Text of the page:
Jim Fixx

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Jim Fixx
Born James Fuller Fixx
(1932-04-23)April 23, 1932
New York City, New York, United States
Died July 20, 1984(1984-07-20) (aged 52)
Hardwick, Vermont, United States
Alma mater Oberlin College
Known for The Complete Book of Running

James Fuller "Jim" Fixx (April 23, 1932 – July 20, 1984) was the author of the 1977 best-selling book, The Complete Book of Running. He is credited with helping start America's fitness revolution, popularizing the sport of running and demonstrating the alleged health benefits of regular jogging. Fixx died of a heart attack while jogging at 52 years of age. His genetic predisposition for heart problems and other previous lifestyle factors may have caused his heart attack.

Life and work[edit]

Born in New York City, Fixx was a graduate of Trinity School in New York and Oberlin College in Ohio. His father, Calvin Fixx, was an editor at Time who worked with Whittaker Chambers.[1]

Fixx was a member of the high-IQ club, Mensa,[2] and published three collections of puzzles: Games for the Super-Intelligent, More Games for the Super-Intelligent, and Solve It! The back flap of his first book says: "... He spent his time running on the roads and trails near his home, training for the Boston Marathon."

Fixx started running in 1967 at age 35. He weighed 240 pounds (110 kg) and smoked two packs of cigarettes per day. Ten years later, when his book, The Complete Book of Running (which spent 11 weeks at No. 1 on the best-seller list) was published, he was 60 pounds (27 kg) lighter and smoke-free. In his books and on television talk shows, he extolled the benefits of physical exercise and how it considerably increased the average life expectancy.

The cover of his book The Complete Book of Running featured Fixx's muscular legs against a red cover. The book sold over a million copies.

In 1980 Fixx wrote a follow up book titled Jim Fixx's Second Book of Running: The Companion Volume to The Complete Book of Running.

In 1982 Fixx published Jackpot!, the story of what happened after the publication of The Complete Book of Running when he experienced the "Great American Fame Machine", becoming richer and more celebrated than he could have imagined. In one account he noted an experience of being on a television show with George Harrison, and noticed that Harrison was not sitting down in the "green" room. Upon inquiry Harrison said that sitting down wrinkles the pants. He had become a guru of the running boom.

Maximum Sports Performance, published posthumously, discusses the physical and psychological benefits of running and other sports, including increased self-esteem, acquiring a "high" from running, and being able to cope better with pressure and tension.


On July 20, 1984, Fixx died at age 52 of a fulminant heart attack, after his daily run on Vermont Route 15 in Hardwick. The autopsy revealed that atherosclerosis had blocked one coronary artery 95%, a second 85%, and a third 70%.[3] Still, medical opinion continued to uphold the link between exercise and longevity.[4] In 1986 exercise physiologist Kenneth Cooper published an inventory of the risk factors that might have contributed to Fixx's death.[5] Granted access to his medical records and autopsy, and after interviewing his friends and family, Cooper concluded that Fixx was genetically predisposed (his father had a heart attack at 35 and died of another at 43, and Fixx himself had a congenitally enlarged heart), and had several lifestyle issues. Fixx was a heavy smoker prior to beginning running at age 36, he had a stressful occupation, he had undergone a second divorce, and his weight before he took up running had ballooned to 220 pounds (100 kg).[6]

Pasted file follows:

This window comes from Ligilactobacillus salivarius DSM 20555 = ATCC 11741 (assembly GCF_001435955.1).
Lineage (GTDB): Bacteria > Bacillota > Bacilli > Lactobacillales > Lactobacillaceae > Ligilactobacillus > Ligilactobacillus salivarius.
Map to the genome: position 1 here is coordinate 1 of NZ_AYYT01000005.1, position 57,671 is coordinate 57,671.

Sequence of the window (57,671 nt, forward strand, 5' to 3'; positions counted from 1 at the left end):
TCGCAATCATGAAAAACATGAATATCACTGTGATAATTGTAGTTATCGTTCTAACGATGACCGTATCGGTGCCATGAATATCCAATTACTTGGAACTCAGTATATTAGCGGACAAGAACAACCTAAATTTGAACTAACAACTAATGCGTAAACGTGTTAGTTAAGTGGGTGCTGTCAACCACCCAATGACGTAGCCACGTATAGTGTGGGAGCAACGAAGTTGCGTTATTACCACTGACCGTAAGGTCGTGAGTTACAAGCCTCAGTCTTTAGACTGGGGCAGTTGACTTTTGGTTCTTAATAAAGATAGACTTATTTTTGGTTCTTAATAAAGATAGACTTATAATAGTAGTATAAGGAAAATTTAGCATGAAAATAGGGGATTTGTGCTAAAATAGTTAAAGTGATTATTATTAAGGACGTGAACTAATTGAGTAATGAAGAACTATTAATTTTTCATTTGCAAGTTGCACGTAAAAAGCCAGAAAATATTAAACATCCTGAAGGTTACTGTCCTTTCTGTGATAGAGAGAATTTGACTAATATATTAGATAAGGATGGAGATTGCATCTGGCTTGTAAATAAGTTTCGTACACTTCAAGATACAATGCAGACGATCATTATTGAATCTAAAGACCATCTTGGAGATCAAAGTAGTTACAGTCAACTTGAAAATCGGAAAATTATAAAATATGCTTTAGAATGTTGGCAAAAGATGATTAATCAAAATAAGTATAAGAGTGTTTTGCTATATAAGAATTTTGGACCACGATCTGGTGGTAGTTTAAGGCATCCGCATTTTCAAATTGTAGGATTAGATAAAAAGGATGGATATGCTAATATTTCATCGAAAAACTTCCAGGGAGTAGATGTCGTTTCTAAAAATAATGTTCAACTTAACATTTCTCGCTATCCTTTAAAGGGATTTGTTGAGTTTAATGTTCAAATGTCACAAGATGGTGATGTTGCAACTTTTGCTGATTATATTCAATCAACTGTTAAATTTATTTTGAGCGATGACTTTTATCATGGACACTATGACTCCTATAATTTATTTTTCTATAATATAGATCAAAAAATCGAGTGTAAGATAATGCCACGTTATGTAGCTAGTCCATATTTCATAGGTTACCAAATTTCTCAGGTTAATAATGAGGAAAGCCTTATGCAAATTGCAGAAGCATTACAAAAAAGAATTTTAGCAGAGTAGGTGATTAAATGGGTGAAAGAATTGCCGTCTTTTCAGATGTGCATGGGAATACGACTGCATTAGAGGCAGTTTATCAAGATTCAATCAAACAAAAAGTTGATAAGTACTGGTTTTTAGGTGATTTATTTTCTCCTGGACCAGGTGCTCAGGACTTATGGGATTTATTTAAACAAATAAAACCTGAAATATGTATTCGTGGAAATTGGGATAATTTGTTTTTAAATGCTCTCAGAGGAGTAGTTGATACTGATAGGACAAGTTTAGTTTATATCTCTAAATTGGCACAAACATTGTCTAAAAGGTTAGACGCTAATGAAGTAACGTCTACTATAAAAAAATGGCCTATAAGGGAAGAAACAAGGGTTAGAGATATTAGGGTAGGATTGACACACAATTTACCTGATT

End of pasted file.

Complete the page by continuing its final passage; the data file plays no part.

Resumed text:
A carved granite monument — a book with an inscription to Jim Fixx from the people of Northeast Scotland — now stands in Hardwick Memorial Park in Hardwick, Vermont.[7]


  • Fixx, James, Games for the Super-Intelligent (1972) Doubleday
  • Fixx, James, More Games for the Super-Intelligent (1976) Doubleday
  • Fixx, James, The Long Distance Runner: A Definitive Study — preface by James Fixx, edited by Paul Milvy (1977) ISBN 0-89396-000-4
  • Fixx, James, The Complete Book of Running (Hardcover) Random House; first edition (1977) ISBN 0-394-41159-5
  • Fixx, James, Solve It! by James F. Fixx (1978) Doubleday
  • Fixx, James, Jim Fixx's Second Book of Running (Hardcover) Random House; first edition (1980) ISBN 0-394-50898-X
  • Fixx, James, Jackpot! (1982) Random House; ISBN 0-394-50899-8
  • Fixx, James, (with Nike Sports Research Laboratory) Maximum Sports Performance: How to Achieve Your Full Potential in Speed, Endurance, Strength and Coordination (1985) ISBN 0-394-53682-7


  • Fixx, Jim, Jim Fixx On Running (Laserdisc), MCA Videodisc, Inc.; (1980) Color, 53 minutes

In popular culture[edit]

Fixx was ridiculed by comedian Bill Hicks on Hicks' Relentless album. Hicks criticised Fixx's alleged self-righteousness and commented on the irony of his death by running. Denis Leary also mentioned Fixx briefly during his "No Cure for Cancer" performance.

See also[edit]


  1. ^ Chambers, Whittaker (1952). Witness. Random House. pp. 478, 494–495. ISBN 0-89526-571-0. 
  2. ^ Mensa.org
  3. ^ The Physiology of Marathon Running
  4. ^ John Taddei. "In the Long Run, Older Runners Live Longer, 21-Year Study Finds". Bloomberg. Retrieved August 11, 2008. 
  5. ^ Kenneth Cooper Running Without Fear: How to Reduce the Risk of Heart Attack and Sudden Death During Aerobic Exercise, publ. Bantam Books (1986, 1987)
  6. ^ Bystander.homestead.com
  7. ^ Philip.greenspun.com

External links[edit]